14.
Int J Mol Sci ; 20(17)2019 Aug 22.
Artigo em Inglês | MEDLINE | ID: mdl-31443349

RESUMO

Rheumatic diseases encompass a diverse group of chronic disorders that commonly affect musculoskeletal structures. Osteoarthritis (OA) and rheumatoid arthritis (RA) are the two most common, leading to considerable functional limitations and irreversible disability when patients are unsuccessfully treated. Although the specific causes of many rheumatic conditions remain unknown, it is generally accepted that immune mechanisms and/or uncontrolled inflammatory responses are involved in their etiology and symptomatology. In this regard, the bidirectional communication between neuroendocrine and immune system has been demonstrated to provide a homeostatic network that is involved in several pathological conditions. Adipokines represent a wide variety of bioactive, immune and inflammatory mediators mainly released by adipocytes that act as signal molecules in the neuroendocrine-immune interactions. Adipokines can also be synthesized by synoviocytes, osteoclasts, osteoblasts, chondrocytes and inflammatory cells in the joint microenvironment, showing potent modulatory properties on different effector cells in OA and RA pathogenesis. Effects of adiponectin, leptin, resistin and visfatin on local and systemic inflammation are broadly described. However, more recently, other adipokines, such as progranulin, chemerin, lipocalin-2, vaspin, omentin-1 and nesfatin, have been recognized to display immunomodulatory actions in rheumatic diseases. This review highlights the latest relevant findings on the role of the adipokine network in the pathophysiology of OA and RA.


Assuntos
Adipocinas/metabolismo , Artrite Reumatoide/etiologia , Artrite Reumatoide/metabolismo , Adipocinas/genética , Animais , Artrite Reumatoide/patologia , Biomarcadores , Suscetibilidade a Doenças , Regulação da Expressão Gênica , Humanos , Leptina/genética , Leptina/metabolismo , Nicotinamida Fosforribosiltransferase/genética , Nicotinamida Fosforribosiltransferase/metabolismo , Resistina/genética , Resistina/metabolismo , Transdução de Sinais , Subpopulações de Linfócitos T/imunologia , Subpopulações de Linfócitos T/metabolismo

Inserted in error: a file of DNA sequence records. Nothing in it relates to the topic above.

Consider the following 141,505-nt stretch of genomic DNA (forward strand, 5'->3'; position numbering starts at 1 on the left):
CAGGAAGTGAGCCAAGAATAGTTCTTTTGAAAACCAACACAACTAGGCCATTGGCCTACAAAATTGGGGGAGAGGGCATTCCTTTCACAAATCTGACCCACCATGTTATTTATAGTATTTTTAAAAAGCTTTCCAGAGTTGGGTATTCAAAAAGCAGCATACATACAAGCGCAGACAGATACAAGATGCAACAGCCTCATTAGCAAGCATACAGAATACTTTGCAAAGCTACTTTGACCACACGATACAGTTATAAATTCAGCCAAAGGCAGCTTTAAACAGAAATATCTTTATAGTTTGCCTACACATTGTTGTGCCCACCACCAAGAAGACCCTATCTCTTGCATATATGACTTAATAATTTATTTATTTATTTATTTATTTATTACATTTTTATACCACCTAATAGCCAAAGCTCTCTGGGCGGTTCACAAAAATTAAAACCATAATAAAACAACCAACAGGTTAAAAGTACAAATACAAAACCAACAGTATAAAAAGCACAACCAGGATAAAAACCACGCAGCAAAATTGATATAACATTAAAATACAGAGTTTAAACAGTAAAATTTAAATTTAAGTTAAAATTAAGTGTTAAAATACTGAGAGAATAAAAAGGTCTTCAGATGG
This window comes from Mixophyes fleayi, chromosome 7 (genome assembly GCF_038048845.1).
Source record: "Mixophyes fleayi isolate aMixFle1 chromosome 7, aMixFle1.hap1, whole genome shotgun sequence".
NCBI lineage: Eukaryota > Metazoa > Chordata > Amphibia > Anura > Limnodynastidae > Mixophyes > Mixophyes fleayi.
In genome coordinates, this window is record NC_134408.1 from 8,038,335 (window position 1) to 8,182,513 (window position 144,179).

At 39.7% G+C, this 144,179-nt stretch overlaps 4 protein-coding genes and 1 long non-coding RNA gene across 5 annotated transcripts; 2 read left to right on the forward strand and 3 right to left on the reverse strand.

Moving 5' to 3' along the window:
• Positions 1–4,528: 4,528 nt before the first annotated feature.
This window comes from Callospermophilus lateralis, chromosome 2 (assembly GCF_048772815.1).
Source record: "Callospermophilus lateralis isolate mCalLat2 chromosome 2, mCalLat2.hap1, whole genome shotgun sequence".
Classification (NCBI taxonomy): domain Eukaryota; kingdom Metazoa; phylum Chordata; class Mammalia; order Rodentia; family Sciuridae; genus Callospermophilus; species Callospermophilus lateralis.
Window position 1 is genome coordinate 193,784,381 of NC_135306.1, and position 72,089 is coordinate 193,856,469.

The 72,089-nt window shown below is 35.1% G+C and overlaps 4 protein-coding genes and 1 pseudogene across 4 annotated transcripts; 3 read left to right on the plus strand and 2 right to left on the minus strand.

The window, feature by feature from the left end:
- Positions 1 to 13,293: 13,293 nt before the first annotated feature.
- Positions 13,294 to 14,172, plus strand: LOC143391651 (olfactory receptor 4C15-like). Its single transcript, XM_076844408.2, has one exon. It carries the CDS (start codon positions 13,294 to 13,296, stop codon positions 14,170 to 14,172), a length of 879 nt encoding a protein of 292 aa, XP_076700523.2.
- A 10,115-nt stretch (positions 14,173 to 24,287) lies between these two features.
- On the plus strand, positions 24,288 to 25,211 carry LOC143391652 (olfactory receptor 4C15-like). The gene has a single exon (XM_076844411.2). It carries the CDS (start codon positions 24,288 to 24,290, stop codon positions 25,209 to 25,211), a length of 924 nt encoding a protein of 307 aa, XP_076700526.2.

15.
Dtsch Arztebl Int ; 116(23-24): 412, 2019 Jun 10.
Artigo em Inglês | MEDLINE | ID: mdl-31366434
16.
Arthritis Res Ther ; 21(1): 144, 2019 06 10.
Artigo em Inglês | MEDLINE | ID: mdl-31182152

RESUMO

BACKGROUND: Activin A and follistatin exhibit immunomodulatory functions, thus affecting autoinflammatory processes as found in rheumatoid arthritis (RA). The impact of both proteins on the behavior of synovial fibroblasts (SF) in RA as well as in osteoarthritis (OA) is unknown. METHODS: Immunohistochemical analyses of synovial tissue for expression of activin A and follistatin were performed. The influence of RASF overexpressing activin A on cartilage invasion in a SCID mouse model was examined. RASF and OASF were stimulated with either IL-1ß or TNFα in combination with or solely with activin A, activin AB, or follistatin. Protein secretion was measured by ELISA and mRNA expression by RT-PCR. Smad signaling was confirmed by western blot. RESULTS: In human RA synovial tissue, the number of activin A-positive cells as well as its extracellular presence was higher than in the OA synovium. Single cells within the tissue expressed follistatin in RA and OA synovial tissue. In the SCID mouse model, activin A overexpression reduced RASF invasion. In human RASF, activin A was induced by IL-1ß and TNFα. Activin A slightly increased IL-6 release by unstimulated RASF, but decreased protein and mRNA levels of follistatin. CONCLUSION: The observed decrease of cartilage invasion by RASF overexpressing activin A in the SCID mouse model appears to be mediated by an interaction between activin/follistatin and other local cells indirectly affecting RASF because activin A displayed certain pro-inflammatory effects on RASF. Activin A even inhibits production and release of follistatin in RASF and therefore prevents itself from being blocked by its inhibitory binding protein follistatin in the local inflammatory joint environment.